Why It Takes Time to Adjust to Hearing Aids

When you get fitted for hearing aids for the first time, there is an adjustment period and it can take up to four months to get used to wearing them. If you or someone you know is about to get their first set of hearing aids, here are some helpful tips that will help you adjust. While getting used to hearing aids can be challenging at times, you’ll soon find just how comfortable they are and how much they add to your life!

What First-Time Hearing Aid Users Can Expect

What Happens During the Adjustment Period

Hearing aids make a big difference in quality of life for millions of people. Because of aging, disease or injury, sometimes the small sensory cells in the inner ear become damaged and don’t work properly. Even when there are surviving cells, you still can’t hear as well as you could before. But, a hearing aid amplifies sound vibrations so the remaining cells can hear them. It’s the cells’ job to convert these vibrations into neural signals, which then get passed along to the brain.

Since it’s probably been a long time since you last heard traffic driving by or the hum of an air conditioner, there’s a good chance your brain forgot how to process those sounds. When you turn on your hearing aids for the first time, all these new and different sounds can be startling. It’ll take your brain some time to learn how to process them again and filter out background noise. During this time, remember to be patient and to stay positive. Eventually, you’ll get past the adjustment period and your hearing aids will feel natural.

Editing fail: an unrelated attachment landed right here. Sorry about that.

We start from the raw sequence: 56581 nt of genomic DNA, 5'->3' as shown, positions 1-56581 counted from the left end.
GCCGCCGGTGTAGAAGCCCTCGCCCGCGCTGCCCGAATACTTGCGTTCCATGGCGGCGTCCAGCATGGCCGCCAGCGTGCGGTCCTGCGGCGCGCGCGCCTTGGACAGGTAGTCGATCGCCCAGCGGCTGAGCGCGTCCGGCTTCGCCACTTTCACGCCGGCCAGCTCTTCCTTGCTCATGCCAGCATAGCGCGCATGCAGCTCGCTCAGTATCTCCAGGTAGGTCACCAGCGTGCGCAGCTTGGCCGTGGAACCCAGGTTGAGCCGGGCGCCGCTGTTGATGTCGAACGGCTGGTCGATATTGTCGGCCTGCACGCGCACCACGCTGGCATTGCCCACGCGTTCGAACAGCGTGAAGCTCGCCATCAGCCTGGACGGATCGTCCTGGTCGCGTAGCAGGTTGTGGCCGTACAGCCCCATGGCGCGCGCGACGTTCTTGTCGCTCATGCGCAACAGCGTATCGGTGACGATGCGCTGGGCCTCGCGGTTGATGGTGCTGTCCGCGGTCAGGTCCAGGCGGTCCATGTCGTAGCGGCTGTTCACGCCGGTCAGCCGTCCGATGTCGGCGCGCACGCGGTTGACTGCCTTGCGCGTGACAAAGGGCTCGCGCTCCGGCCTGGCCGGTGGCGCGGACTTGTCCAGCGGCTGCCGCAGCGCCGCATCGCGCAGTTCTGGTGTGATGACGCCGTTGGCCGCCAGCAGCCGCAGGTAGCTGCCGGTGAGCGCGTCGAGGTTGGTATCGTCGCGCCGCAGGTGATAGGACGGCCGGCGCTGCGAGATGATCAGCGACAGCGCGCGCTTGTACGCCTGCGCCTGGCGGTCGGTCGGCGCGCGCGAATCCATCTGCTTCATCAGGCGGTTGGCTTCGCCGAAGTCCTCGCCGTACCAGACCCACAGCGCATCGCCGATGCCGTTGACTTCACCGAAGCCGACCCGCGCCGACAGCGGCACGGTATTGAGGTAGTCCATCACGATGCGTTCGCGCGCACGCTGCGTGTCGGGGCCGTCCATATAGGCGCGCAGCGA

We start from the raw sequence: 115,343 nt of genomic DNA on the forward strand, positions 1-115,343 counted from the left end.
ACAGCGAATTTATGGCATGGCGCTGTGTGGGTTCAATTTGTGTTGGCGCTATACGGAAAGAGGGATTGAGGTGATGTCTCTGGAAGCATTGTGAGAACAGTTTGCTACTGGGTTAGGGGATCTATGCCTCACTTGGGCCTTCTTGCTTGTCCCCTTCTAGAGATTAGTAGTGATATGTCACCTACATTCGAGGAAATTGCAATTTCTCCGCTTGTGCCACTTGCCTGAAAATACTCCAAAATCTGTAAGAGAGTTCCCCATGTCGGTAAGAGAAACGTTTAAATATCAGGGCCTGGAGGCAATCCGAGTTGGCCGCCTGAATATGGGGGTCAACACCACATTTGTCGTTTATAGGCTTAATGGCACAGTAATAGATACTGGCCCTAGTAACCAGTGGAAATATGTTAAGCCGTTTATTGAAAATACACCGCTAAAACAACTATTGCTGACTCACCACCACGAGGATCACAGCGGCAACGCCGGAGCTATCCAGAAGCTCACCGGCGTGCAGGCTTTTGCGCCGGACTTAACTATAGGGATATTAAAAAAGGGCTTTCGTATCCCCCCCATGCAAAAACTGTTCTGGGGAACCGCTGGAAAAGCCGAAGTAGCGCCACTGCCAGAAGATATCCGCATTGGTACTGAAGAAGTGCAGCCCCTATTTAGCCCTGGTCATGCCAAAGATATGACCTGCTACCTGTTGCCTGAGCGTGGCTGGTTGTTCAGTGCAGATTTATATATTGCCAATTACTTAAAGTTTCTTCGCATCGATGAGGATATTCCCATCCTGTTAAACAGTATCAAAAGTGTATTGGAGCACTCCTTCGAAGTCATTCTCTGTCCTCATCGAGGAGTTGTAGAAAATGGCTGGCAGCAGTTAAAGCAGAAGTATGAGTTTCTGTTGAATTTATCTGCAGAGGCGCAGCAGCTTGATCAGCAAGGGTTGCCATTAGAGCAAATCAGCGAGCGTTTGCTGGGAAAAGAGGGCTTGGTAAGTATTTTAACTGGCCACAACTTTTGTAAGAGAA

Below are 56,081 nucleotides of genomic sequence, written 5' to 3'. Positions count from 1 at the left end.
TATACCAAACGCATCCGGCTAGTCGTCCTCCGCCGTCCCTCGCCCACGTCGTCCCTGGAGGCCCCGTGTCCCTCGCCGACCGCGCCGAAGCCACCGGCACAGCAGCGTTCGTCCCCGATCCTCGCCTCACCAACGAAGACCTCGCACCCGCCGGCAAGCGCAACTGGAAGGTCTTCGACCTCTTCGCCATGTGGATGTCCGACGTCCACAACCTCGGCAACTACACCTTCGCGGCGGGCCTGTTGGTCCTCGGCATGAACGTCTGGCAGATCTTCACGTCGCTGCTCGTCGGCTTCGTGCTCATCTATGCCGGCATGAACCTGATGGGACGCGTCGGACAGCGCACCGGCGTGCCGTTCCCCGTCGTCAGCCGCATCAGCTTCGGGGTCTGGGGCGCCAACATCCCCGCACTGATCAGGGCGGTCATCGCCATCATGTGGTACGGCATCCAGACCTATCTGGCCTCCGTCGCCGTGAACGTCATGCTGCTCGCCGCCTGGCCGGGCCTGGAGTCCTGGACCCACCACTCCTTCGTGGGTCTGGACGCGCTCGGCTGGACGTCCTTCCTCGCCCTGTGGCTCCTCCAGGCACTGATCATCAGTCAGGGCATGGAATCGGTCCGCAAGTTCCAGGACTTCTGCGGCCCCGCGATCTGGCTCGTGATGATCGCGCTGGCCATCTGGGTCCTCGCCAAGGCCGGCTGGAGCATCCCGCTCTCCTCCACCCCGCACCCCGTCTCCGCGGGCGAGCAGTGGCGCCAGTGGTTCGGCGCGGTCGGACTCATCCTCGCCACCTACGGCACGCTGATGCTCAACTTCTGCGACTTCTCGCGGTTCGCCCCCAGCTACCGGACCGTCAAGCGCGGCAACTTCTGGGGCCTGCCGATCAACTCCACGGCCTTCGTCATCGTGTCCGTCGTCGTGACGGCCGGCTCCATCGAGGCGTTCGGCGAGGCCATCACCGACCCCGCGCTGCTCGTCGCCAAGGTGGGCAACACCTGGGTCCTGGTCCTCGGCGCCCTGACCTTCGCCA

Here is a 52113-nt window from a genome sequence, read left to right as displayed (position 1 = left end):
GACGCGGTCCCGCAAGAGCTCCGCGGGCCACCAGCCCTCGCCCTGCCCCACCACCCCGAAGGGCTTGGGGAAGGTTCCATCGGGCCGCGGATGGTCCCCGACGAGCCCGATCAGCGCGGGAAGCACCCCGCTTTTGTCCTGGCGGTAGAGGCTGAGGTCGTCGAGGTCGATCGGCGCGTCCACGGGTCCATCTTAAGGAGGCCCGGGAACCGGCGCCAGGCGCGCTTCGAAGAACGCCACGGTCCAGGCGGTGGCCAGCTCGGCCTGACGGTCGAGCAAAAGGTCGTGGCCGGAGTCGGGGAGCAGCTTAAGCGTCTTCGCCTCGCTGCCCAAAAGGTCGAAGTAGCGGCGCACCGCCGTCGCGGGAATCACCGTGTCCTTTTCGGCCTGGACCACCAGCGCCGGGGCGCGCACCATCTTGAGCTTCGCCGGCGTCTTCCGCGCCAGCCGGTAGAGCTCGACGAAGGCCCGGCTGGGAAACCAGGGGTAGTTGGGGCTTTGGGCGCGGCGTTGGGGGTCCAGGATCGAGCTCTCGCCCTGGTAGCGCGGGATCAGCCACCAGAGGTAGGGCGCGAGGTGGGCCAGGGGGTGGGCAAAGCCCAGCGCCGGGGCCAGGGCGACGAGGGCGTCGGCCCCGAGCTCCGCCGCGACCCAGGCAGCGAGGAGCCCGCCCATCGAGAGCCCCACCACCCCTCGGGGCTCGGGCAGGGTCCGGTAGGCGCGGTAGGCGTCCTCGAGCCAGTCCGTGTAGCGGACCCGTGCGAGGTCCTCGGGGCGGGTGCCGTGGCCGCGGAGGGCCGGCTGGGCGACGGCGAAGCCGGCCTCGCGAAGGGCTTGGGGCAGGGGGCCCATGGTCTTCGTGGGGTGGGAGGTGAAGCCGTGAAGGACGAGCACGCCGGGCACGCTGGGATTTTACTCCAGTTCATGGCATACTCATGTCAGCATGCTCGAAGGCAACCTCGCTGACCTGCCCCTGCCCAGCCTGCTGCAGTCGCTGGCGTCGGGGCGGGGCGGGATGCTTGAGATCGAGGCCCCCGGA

Tips for Getting Used to Hearing Aids

As your brain acclimates to these new sounds, there are some things you can do to make the process easier. For example, it’s best to start slow. Even in your own house, there can be lots of new noises to take in, from creaky stairs to clothes tumbling in the dryer. Give your brain enough time to adjust to them before trying louder environments, like parties and crowded restaurants.

While you adjust, keep in mind that hearing aids can’t fix your hearing loss. There may be some sounds you still have trouble hearing. You’ll also have to get used to how the devices feel in your ears and how all the features work. Your hearing aid specialist can make adjustments to correct any issues you might run into. For instance, if the sound of your own voice is bothering you or if you hear whistling feedback sounds, adjustments can usually help.

On Your Way to Adjusting to New Hearing Aids

With the right knowledge and education about what to expect, you’ll be able to adjust to your new hearing aids before you know it. You’ll be wearing these hearing aids for the next three to seven years, so a few months of adjustment will eventually feel like nothing. If you have trouble getting used to them, keep at it and don’t give up. Bring up any concerns you have with your specialist and you can work through them together.

2850 Tricom Street
North Charleston, SC 29406

© 2023 Low Country Audiology
a division of Low Country ENT
menu home hearing aids staff education contact
Low Contry Audiology Logo
Low Country ENT on Facebook
2850 Tricom Street, North Charleston, SC 29406
Low Country Audiology